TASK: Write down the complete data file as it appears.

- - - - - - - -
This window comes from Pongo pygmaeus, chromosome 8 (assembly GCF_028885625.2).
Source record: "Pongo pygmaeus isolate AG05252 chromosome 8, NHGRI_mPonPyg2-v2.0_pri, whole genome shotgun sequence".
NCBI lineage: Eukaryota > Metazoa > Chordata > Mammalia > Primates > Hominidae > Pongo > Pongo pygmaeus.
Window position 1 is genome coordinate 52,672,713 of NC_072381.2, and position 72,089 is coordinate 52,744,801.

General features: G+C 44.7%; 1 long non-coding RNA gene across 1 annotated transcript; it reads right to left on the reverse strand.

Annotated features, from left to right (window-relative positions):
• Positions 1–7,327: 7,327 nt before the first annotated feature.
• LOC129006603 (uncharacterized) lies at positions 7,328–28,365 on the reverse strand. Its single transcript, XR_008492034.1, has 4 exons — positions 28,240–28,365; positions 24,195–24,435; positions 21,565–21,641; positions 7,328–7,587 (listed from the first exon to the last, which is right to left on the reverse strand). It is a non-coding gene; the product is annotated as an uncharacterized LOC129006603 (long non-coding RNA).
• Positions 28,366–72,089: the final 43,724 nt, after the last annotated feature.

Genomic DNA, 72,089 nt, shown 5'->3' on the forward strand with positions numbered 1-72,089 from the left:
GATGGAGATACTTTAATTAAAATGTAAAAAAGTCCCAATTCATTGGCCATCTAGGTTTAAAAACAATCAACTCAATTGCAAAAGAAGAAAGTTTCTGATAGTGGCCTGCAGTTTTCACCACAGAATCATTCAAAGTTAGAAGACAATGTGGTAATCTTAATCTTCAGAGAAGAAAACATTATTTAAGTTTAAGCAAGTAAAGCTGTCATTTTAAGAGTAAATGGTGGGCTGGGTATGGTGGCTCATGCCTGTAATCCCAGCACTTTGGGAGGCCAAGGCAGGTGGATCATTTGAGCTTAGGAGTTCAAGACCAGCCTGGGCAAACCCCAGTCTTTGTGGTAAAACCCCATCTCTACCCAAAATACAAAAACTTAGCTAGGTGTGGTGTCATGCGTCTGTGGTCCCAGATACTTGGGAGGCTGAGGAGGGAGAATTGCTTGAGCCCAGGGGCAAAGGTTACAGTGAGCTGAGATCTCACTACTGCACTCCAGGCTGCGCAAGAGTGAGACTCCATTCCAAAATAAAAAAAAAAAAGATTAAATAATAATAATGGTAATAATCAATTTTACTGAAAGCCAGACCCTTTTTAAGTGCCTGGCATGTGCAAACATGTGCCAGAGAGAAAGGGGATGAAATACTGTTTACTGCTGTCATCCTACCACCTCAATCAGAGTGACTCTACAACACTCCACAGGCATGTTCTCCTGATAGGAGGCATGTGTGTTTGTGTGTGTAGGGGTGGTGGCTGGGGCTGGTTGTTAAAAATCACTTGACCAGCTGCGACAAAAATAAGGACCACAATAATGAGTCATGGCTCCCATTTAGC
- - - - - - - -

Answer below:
This window comes from Pongo pygmaeus, chromosome 8 (assembly GCF_028885625.2).
Source record: "Pongo pygmaeus isolate AG05252 chromosome 8, NHGRI_mPonPyg2-v2.0_pri, whole genome shotgun sequence".
NCBI lineage: Eukaryota > Metazoa > Chordata > Mammalia > Primates > Hominidae > Pongo > Pongo pygmaeus.
Window position 1 is genome coordinate 52,672,713 of NC_072381.2, and position 72,089 is coordinate 52,744,801.

General features: G+C 44.7%; 1 long non-coding RNA gene across 1 annotated transcript; it reads right to left on the reverse strand.

Annotated features, from left to right (window-relative positions):
• Positions 1–7,327: 7,327 nt before the first annotated feature.
• LOC129006603 (uncharacterized) lies at positions 7,328–28,365 on the reverse strand. Its single transcript, XR_008492034.1, has 4 exons — positions 28,240–28,365; positions 24,195–24,435; positions 21,565–21,641; positions 7,328–7,587 (listed from the first exon to the last, which is right to left on the reverse strand). It is a non-coding gene; the product is annotated as an uncharacterized LOC129006603 (long non-coding RNA).
• Positions 28,366–72,089: the final 43,724 nt, after the last annotated feature.

Genomic DNA, 72,089 nt, shown 5'->3' on the forward strand with positions numbered 1-72,089 from the left:
GATGGAGATACTTTAATTAAAATGTAAAAAAGTCCCAATTCATTGGCCATCTAGGTTTAAAAACAATCAACTCAATTGCAAAAGAAGAAAGTTTCTGATAGTGGCCTGCAGTTTTCACCACAGAATCATTCAAAGTTAGAAGACAATGTGGTAATCTTAATCTTCAGAGAAGAAAACATTATTTAAGTTTAAGCAAGTAAAGCTGTCATTTTAAGAGTAAATGGTGGGCTGGGTATGGTGGCTCATGCCTGTAATCCCAGCACTTTGGGAGGCCAAGGCAGGTGGATCATTTGAGCTTAGGAGTTCAAGACCAGCCTGGGCAAACCCCAGTCTTTGTGGTAAAACCCCATCTCTACCCAAAATACAAAAACTTAGCTAGGTGTGGTGTCATGCGTCTGTGGTCCCAGATACTTGGGAGGCTGAGGAGGGAGAATTGCTTGAGCCCAGGGGCAAAGGTTACAGTGAGCTGAGATCTCACTACTGCACTCCAGGCTGCGCAAGAGTGAGACTCCATTCCAAAATAAAAAAAAAAAAGATTAAATAATAATAATGGTAATAATCAATTTTACTGAAAGCCAGACCCTTTTTAAGTGCCTGGCATGTGCAAACATGTGCCAGAGAGAAAGGGGATGAAATACTGTTTACTGCTGTCATCCTACCACCTCAATCAGAGTGACTCTACAACACTCCACAGGCATGTTCTCCTGATAGGAGGCATGTGTGTTTGTGTGTGTAGGGGTGGTGGCTGGGGCTGGTTGTTAAAAATCACTTGACCAGCTGCGACAAAAATAAGGACCACAATAATGAGTCATGGCTCCCATTTAGC